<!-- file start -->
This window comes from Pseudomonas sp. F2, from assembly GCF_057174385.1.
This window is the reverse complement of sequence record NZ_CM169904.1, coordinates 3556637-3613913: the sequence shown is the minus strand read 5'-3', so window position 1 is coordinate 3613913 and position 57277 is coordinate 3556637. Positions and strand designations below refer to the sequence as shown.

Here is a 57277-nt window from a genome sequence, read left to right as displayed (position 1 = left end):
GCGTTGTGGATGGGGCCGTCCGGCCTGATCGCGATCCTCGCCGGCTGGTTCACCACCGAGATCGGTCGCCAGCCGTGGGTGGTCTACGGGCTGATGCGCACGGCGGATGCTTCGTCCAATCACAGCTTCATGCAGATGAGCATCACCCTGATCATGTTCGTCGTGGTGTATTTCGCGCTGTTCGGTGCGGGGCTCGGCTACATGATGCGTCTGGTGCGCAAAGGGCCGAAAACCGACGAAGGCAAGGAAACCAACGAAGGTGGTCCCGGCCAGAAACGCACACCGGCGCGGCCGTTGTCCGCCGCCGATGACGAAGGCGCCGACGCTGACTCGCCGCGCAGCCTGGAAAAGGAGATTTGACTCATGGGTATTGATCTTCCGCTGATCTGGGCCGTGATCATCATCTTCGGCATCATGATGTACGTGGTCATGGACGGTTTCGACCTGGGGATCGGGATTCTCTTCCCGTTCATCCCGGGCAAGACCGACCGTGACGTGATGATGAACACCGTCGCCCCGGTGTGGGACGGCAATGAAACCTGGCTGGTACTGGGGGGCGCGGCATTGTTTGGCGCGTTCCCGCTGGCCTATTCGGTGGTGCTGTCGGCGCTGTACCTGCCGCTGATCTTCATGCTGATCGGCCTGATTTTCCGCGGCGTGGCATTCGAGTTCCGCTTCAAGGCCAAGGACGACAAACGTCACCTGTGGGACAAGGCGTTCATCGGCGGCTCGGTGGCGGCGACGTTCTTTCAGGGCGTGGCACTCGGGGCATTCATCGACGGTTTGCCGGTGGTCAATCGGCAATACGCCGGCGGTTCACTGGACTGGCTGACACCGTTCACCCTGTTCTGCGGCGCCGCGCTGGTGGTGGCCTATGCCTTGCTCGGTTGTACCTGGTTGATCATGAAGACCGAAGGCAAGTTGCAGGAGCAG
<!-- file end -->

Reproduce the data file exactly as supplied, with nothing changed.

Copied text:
This window comes from Pseudomonas sp. F2, from assembly GCF_057174385.1.
This window is the reverse complement of sequence record NZ_CM169904.1, coordinates 3556637-3613913: the sequence shown is the minus strand read 5'-3', so window position 1 is coordinate 3613913 and position 57277 is coordinate 3556637. Positions and strand designations below refer to the sequence as shown.

Here is a 57277-nt window from a genome sequence, read left to right as displayed (position 1 = left end):
GCGTTGTGGATGGGGCCGTCCGGCCTGATCGCGATCCTCGCCGGCTGGTTCACCACCGAGATCGGTCGCCAGCCGTGGGTGGTCTACGGGCTGATGCGCACGGCGGATGCTTCGTCCAATCACAGCTTCATGCAGATGAGCATCACCCTGATCATGTTCGTCGTGGTGTATTTCGCGCTGTTCGGTGCGGGGCTCGGCTACATGATGCGTCTGGTGCGCAAAGGGCCGAAAACCGACGAAGGCAAGGAAACCAACGAAGGTGGTCCCGGCCAGAAACGCACACCGGCGCGGCCGTTGTCCGCCGCCGATGACGAAGGCGCCGACGCTGACTCGCCGCGCAGCCTGGAAAAGGAGATTTGACTCATGGGTATTGATCTTCCGCTGATCTGGGCCGTGATCATCATCTTCGGCATCATGATGTACGTGGTCATGGACGGTTTCGACCTGGGGATCGGGATTCTCTTCCCGTTCATCCCGGGCAAGACCGACCGTGACGTGATGATGAACACCGTCGCCCCGGTGTGGGACGGCAATGAAACCTGGCTGGTACTGGGGGGCGCGGCATTGTTTGGCGCGTTCCCGCTGGCCTATTCGGTGGTGCTGTCGGCGCTGTACCTGCCGCTGATCTTCATGCTGATCGGCCTGATTTTCCGCGGCGTGGCATTCGAGTTCCGCTTCAAGGCCAAGGACGACAAACGTCACCTGTGGGACAAGGCGTTCATCGGCGGCTCGGTGGCGGCGACGTTCTTTCAGGGCGTGGCACTCGGGGCATTCATCGACGGTTTGCCGGTGGTCAATCGGCAATACGCCGGCGGTTCACTGGACTGGCTGACACCGTTCACCCTGTTCTGCGGCGCCGCGCTGGTGGTGGCCTATGCCTTGCTCGGTTGTACCTGGTTGATCATGAAGACCGAAGGCAAGTTGCAGGAGCAG